Elimloth (elimloth) wrote,

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Sunday has turned out to be a misty day with low flying clouds getting caught in the tree branches leaving behind a fine shower of rain mostly underneath the towering redwood trees; their needles efficiently capture the airborne moisture, condensing it into water droplets. The front gutters were clogged; I saw heavy streamlets of water poured down onto the gravel moat that surrounds the house, and I was concerned that in time the backsplash could seep through the stucco. I got out the 24 foot extension ladder opening it fully to reach the gutters 20 feet up. But first, I had to stomp all around the area because the gophers have been tunneling all through the front yard. We lost one bush due to their root exposing antics, and the ground was a bit unstable to bear the weight of the ladder let alone me on it. Selene helped me get the thing up (in the light rain), and I took care of cleaning out the detritus that managed to sift in through the so-called leaf guard covers. That was a waste of money, and maybe later on I might rail on about the roofing company that did a lousy job of the gutter installation. The irony is their name: Accountable roofing, not. The clot of composted crud was thankfully near the downspout so it did not take too much effort to clear out the stuff. Once cleared, the overfull gutter's load of water spiraled down with a whoosh and cleaned out the remaining silt.

After throwing in all the clothes and sheets into the washer, as we head back to Seattle tomorrow, I decided to take on cleaning up the place. Though our housemate is supposed to keep the place clean as part of her living arrangement, she simply does not do that great a job. There were spider webs all over the place, many of them heavily dust laden which is a sure sign of them being there untouched for at least a month. And, the little spiders, who usually stay in the corners, were traveling mid ceiling and walls. Again, it takes more than three weeks of inattention to let them build up to that level. They have very well programmed and dependable behaviors. So, I spent the next three hours with a vaccuum cleaner and hose attachment methodically running the suction wand along all corners. It is a lot of fun actually, especially with the stereo at full blast playing Angelique Kidjo. I just love those chest thumping bass rhythms. A finally vacuum of the upstairs carpetting finished off the effort. I will bring up this lack of follow-through with housemate tonight. If the cleaning is performed once every two weeks (as I've done for years), it take only two hours since the little fellows stay in their corners.

The batteries were doing mostly OK until the vacuuming started. Despite the gloominess, the PV panels were generating enough to charge them to about 70% capacity. However, three hours of washer/dryer and high powered vacuum cleaner was enough to convince the inverters to protect the batteries and kick on the generator. And then it happened - a bunch of red lights and I heard the generator running extremely roughly, so much so it fell way out of voltage and frequency spec. The inverters transferred the load off the generator and shut it down. I ran down to the shed, fearful of what I might find. The engine had not overheated and the fan belt was intact (recall the wood rat incident a few months ago). My inspection revealed one of the spark plug wires had a spot of insulation rubbed off. The wire was routed next to a screw and the vibrations must have worked on that spot, enough perhaps to allow a spark to bleed to ground. A bit of electrical tape and a better routing took care of that one. Then I noticed the connectors to all the igniters (there is one for each plug - a precision firing system) were completely loose. One of the nuts had back turned a full half inch up its mounting screw! With that kind intermittent contact, I was amazed the generator ran at all let alone rough. I tightened all the electrical connections, tested every other bolt just to be certain, and then programmed the inverters to go through a charging cycle. Relief - the generator was back online in energy laden meditation toning a steady "OMMMMMMM". The inverters sang in harmony, sloshing energy across its triad of inductors.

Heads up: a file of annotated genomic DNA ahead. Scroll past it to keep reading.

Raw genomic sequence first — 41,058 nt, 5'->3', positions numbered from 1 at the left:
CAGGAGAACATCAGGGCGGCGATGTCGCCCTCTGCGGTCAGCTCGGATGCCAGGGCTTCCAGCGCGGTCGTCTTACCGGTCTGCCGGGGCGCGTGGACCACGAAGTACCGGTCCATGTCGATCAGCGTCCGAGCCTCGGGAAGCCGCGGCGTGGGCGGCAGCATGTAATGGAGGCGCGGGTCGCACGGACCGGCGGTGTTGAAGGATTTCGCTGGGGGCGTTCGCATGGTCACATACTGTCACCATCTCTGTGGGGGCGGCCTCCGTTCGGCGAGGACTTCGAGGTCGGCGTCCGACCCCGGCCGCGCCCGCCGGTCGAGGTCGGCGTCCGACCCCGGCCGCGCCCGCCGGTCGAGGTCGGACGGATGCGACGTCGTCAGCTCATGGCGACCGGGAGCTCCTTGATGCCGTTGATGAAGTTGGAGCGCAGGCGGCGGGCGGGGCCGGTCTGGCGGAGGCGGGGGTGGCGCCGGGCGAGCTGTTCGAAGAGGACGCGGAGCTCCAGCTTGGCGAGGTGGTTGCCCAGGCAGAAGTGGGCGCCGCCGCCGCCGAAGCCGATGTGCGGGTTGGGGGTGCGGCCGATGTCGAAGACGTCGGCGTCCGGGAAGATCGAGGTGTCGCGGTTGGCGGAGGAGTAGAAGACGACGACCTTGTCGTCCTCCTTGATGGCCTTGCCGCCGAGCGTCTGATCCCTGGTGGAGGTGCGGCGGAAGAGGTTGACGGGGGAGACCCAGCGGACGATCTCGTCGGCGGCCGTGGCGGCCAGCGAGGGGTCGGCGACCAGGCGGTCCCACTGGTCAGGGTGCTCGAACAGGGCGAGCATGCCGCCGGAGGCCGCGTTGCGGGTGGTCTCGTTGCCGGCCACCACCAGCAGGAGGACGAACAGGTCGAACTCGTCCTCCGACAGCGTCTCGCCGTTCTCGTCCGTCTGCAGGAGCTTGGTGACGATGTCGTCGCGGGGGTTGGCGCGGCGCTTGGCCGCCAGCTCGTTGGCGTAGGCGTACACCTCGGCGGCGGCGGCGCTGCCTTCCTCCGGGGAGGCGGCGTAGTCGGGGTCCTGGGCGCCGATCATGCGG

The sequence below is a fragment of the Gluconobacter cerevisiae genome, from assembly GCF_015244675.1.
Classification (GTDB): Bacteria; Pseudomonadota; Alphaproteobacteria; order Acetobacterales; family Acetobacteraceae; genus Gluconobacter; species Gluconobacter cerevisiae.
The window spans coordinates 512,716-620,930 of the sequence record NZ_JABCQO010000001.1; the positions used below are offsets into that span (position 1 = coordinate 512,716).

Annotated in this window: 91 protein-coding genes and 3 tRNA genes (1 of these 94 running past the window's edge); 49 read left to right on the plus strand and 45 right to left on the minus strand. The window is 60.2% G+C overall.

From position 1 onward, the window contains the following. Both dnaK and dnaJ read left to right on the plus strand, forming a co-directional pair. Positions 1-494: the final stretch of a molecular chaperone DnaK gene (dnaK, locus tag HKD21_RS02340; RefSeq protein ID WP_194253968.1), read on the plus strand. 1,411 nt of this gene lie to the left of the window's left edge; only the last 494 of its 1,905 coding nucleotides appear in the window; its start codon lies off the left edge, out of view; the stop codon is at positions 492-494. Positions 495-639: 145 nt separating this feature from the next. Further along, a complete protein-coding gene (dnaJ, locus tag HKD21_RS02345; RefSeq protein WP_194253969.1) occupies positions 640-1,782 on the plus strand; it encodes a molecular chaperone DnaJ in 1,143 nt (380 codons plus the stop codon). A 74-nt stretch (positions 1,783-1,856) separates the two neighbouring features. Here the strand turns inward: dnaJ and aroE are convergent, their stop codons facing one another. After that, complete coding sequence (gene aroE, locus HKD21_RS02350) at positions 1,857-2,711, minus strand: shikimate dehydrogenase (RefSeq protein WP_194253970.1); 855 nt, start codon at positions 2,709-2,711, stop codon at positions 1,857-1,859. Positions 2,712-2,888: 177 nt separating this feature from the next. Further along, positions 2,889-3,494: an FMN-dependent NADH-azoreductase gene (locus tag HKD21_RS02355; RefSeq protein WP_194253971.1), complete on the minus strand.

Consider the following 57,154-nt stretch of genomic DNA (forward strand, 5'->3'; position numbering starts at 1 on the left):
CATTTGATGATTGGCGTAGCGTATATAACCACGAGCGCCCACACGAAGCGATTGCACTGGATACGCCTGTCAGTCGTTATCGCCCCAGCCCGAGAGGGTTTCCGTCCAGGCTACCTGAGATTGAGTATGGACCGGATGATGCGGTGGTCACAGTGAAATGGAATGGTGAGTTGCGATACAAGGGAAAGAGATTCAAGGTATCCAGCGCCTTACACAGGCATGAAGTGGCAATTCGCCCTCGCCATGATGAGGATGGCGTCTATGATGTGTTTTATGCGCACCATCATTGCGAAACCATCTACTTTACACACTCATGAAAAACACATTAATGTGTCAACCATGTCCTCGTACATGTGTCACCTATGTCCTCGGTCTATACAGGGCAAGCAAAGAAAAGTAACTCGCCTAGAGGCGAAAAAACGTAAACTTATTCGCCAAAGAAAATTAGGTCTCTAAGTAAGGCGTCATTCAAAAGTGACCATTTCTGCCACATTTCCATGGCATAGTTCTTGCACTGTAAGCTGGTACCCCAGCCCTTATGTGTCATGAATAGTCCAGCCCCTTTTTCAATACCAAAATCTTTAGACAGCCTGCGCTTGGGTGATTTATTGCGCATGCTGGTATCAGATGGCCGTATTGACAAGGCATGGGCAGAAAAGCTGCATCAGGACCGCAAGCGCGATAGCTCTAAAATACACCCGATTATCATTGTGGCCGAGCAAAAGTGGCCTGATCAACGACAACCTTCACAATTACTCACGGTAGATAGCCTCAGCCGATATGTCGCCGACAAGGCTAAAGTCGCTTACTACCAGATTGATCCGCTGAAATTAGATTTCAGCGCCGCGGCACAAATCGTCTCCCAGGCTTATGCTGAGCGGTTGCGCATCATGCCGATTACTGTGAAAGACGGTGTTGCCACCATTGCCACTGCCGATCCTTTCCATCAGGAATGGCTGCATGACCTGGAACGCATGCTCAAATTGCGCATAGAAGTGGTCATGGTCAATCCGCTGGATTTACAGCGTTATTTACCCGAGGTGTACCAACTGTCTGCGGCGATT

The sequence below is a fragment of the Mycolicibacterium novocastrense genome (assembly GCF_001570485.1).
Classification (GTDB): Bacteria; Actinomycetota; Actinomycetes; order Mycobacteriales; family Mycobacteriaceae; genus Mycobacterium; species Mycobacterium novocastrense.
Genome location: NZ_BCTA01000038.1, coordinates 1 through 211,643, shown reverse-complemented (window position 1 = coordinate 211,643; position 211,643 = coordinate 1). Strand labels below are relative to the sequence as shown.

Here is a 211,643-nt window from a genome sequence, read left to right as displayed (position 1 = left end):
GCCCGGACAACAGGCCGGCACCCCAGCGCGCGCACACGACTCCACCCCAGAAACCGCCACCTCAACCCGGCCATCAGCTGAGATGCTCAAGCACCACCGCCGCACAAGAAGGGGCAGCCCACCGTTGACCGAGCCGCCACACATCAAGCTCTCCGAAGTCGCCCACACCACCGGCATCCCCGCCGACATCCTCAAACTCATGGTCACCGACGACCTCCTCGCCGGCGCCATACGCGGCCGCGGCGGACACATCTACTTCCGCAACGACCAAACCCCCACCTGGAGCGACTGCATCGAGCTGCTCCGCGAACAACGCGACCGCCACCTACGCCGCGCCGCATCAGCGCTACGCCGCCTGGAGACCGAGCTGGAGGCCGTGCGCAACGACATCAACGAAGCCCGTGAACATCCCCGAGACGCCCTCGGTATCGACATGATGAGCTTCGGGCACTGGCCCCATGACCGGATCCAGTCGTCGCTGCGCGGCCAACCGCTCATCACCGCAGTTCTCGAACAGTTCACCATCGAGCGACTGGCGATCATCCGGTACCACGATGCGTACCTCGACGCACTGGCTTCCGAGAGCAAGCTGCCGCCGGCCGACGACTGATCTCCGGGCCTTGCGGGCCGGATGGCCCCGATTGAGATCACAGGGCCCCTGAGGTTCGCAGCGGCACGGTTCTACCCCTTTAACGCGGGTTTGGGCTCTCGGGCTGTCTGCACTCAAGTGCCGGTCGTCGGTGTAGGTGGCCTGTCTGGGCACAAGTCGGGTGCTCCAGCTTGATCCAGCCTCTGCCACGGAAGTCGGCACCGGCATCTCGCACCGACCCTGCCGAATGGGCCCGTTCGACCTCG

It is getting dark now. Our boarding passes are printed. We have our bags packed, and it is at this time of reflection that I feel accomplished but sad. I look forward to rejoining the cats but I miss fiercely the quietude of this place in the misty mountains.

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